Auden Schendler thinks many of Aspen Skiing Company’s environmental achievements—the largest solar array in the industry, a micro-hydro power plant on Fanny Hill—are meaningless. “To deal with climate change, we need to make all these decisions with big, 50-year implications in a 10-year window,” he argues. “If that’s the case, then whether you drove a Prius today is meaningless.”
Strong words from the guy ASC chose to head up its environmental affairs: Schendler is the face and (often very loud) voice of its efforts to go green.
Aware of the doom-and-gloom nature of the climate crisis but evangelical about the potential to solve it, Schendler is an unapologetic realist. “We can’t say, ‘Skiing’s not sustainable, so no skiing.’ It’s already out there. We have to fix the whole system.” Two years ago, he caused a hubbub when he pointed out to BusinessWeek that most resorts’ claims to greenness are essentially puffed-up PR.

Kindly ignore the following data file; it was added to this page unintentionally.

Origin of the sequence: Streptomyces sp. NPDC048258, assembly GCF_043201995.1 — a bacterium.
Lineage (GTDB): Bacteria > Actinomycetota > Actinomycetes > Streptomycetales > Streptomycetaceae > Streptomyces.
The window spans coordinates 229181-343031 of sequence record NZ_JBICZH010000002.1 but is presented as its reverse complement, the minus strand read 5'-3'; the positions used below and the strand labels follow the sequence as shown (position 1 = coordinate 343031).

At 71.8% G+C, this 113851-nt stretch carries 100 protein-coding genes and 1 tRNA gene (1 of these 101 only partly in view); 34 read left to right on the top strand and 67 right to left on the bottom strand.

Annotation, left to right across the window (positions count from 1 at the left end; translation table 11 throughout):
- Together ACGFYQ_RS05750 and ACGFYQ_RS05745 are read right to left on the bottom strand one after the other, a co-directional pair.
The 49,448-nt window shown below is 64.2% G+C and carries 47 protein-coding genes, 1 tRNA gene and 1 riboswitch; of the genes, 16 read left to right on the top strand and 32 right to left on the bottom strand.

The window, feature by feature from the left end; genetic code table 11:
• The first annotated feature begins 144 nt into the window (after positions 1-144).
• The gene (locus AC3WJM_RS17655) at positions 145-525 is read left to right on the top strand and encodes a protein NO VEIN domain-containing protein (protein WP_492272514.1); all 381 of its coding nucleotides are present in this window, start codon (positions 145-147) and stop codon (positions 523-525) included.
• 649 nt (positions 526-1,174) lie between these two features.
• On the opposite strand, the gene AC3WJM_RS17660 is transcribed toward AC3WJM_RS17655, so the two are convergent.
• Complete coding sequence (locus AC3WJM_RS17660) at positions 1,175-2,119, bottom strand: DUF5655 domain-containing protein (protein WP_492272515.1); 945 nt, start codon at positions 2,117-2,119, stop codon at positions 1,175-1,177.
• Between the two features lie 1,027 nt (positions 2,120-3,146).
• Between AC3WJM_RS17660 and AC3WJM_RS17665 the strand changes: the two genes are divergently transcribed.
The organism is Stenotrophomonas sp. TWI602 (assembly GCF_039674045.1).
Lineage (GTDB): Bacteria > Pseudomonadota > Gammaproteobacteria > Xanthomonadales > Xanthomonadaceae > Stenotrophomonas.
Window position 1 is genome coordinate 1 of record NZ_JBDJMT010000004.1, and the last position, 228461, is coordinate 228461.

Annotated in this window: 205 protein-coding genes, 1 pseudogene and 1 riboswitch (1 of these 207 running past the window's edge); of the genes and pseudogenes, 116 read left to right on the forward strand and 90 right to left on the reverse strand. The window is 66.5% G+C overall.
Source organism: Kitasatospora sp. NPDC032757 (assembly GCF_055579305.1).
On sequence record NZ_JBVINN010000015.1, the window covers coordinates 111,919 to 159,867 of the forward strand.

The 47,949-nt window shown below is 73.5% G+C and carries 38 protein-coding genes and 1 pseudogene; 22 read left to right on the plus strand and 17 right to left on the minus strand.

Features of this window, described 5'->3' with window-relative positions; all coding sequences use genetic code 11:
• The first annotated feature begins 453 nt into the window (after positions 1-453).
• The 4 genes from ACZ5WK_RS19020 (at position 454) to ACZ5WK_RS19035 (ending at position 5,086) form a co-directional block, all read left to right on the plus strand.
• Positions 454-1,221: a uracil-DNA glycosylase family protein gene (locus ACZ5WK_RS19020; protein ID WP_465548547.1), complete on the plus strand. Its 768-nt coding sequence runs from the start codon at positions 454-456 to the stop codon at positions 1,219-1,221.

Schendler sees Aspen’s—and skiing’s—role as a spur, provoking change on a much larger scale. Aspen’s efforts, he says, give it enough cred to do things like file a friend-of-the-court brief in the biggest environmental lawsuit to go before the Supreme Court, Massachusetts v. EPA. The subsequent ruling allowed the EPA to regulate carbon emissions. Weeks later, a review board denied the construction of a new coal-fired power plant in Kansas thanks to that ruling. “The idea is to pull the biggest lever,” Schendler says. “Putting solar panels on the Little Nell is a tiny contribution. But who stays at the Nell? George Soros. If you could get George Soros to get into climate action, and all the other massively wealthy and influential people, you’ve pulled a really big lever.”
Photo by Jeff Minton